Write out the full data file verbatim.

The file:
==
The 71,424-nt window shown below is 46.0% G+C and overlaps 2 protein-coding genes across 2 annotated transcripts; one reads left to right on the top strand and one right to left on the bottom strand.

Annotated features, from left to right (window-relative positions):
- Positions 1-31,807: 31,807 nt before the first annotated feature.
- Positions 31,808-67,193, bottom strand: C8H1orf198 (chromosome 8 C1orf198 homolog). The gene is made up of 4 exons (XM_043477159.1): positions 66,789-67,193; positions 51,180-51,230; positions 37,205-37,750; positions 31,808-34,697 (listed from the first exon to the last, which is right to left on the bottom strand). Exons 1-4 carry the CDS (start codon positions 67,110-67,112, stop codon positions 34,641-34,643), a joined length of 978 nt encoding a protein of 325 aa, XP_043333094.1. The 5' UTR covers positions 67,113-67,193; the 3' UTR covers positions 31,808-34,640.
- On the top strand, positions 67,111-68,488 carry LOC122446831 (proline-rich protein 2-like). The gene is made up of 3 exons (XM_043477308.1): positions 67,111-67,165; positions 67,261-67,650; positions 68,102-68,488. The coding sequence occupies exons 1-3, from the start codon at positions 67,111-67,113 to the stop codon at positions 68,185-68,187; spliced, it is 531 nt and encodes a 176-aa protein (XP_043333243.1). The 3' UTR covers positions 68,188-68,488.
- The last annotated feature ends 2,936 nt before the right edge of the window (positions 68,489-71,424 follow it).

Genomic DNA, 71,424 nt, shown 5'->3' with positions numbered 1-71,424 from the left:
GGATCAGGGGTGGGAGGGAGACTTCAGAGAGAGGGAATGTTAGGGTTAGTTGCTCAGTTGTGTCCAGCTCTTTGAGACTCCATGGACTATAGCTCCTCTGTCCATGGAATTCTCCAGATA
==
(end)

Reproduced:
The 71,424-nt window shown below is 46.0% G+C and overlaps 2 protein-coding genes across 2 annotated transcripts; one reads left to right on the top strand and one right to left on the bottom strand.

Annotated features, from left to right (window-relative positions):
- Positions 1-31,807: 31,807 nt before the first annotated feature.
- Positions 31,808-67,193, bottom strand: C8H1orf198 (chromosome 8 C1orf198 homolog). The gene is made up of 4 exons (XM_043477159.1): positions 66,789-67,193; positions 51,180-51,230; positions 37,205-37,750; positions 31,808-34,697 (listed from the first exon to the last, which is right to left on the bottom strand). Exons 1-4 carry the CDS (start codon positions 67,110-67,112, stop codon positions 34,641-34,643), a joined length of 978 nt encoding a protein of 325 aa, XP_043333094.1. The 5' UTR covers positions 67,113-67,193; the 3' UTR covers positions 31,808-34,640.
- On the top strand, positions 67,111-68,488 carry LOC122446831 (proline-rich protein 2-like). The gene is made up of 3 exons (XM_043477308.1): positions 67,111-67,165; positions 67,261-67,650; positions 68,102-68,488. The coding sequence occupies exons 1-3, from the start codon at positions 67,111-67,113 to the stop codon at positions 68,185-68,187; spliced, it is 531 nt and encodes a 176-aa protein (XP_043333243.1). The 3' UTR covers positions 68,188-68,488.
- The last annotated feature ends 2,936 nt before the right edge of the window (positions 68,489-71,424 follow it).

Genomic DNA, 71,424 nt, shown 5'->3' with positions numbered 1-71,424 from the left:
GGATCAGGGGTGGGAGGGAGACTTCAGAGAGAGGGAATGTTAGGGTTAGTTGCTCAGTTGTGTCCAGCTCTTTGAGACTCCATGGACTATAGCTCCTCTGTCCATGGAATTCTCCAGATA